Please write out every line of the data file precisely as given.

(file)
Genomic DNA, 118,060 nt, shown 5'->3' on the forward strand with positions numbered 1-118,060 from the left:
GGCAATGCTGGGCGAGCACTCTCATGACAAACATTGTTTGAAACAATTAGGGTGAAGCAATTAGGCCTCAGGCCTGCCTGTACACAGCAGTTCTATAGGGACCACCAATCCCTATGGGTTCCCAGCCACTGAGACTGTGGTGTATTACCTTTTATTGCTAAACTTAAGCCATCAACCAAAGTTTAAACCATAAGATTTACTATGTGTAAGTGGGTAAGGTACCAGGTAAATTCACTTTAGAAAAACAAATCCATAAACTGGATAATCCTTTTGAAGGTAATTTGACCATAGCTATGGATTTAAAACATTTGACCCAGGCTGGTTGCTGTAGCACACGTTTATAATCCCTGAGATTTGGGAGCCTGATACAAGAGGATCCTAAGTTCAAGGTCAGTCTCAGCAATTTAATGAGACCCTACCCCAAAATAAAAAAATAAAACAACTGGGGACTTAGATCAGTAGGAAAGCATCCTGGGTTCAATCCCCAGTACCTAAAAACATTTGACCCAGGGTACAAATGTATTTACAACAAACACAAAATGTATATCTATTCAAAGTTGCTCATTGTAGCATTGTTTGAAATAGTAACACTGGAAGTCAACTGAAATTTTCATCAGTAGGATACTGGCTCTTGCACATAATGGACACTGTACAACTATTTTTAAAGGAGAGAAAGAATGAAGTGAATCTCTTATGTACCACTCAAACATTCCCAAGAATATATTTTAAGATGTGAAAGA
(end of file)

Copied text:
Genomic DNA, 118,060 nt, shown 5'->3' on the forward strand with positions numbered 1-118,060 from the left:
GGCAATGCTGGGCGAGCACTCTCATGACAAACATTGTTTGAAACAATTAGGGTGAAGCAATTAGGCCTCAGGCCTGCCTGTACACAGCAGTTCTATAGGGACCACCAATCCCTATGGGTTCCCAGCCACTGAGACTGTGGTGTATTACCTTTTATTGCTAAACTTAAGCCATCAACCAAAGTTTAAACCATAAGATTTACTATGTGTAAGTGGGTAAGGTACCAGGTAAATTCACTTTAGAAAAACAAATCCATAAACTGGATAATCCTTTTGAAGGTAATTTGACCATAGCTATGGATTTAAAACATTTGACCCAGGCTGGTTGCTGTAGCACACGTTTATAATCCCTGAGATTTGGGAGCCTGATACAAGAGGATCCTAAGTTCAAGGTCAGTCTCAGCAATTTAATGAGACCCTACCCCAAAATAAAAAAATAAAACAACTGGGGACTTAGATCAGTAGGAAAGCATCCTGGGTTCAATCCCCAGTACCTAAAAACATTTGACCCAGGGTACAAATGTATTTACAACAAACACAAAATGTATATCTATTCAAAGTTGCTCATTGTAGCATTGTTTGAAATAGTAACACTGGAAGTCAACTGAAATTTTCATCAGTAGGATACTGGCTCTTGCACATAATGGACACTGTACAACTATTTTTAAAGGAGAGAAAGAATGAAGTGAATCTCTTATGTACCACTCAAACATTCCCAAGAATATATTTTAAGATGTGAAAGA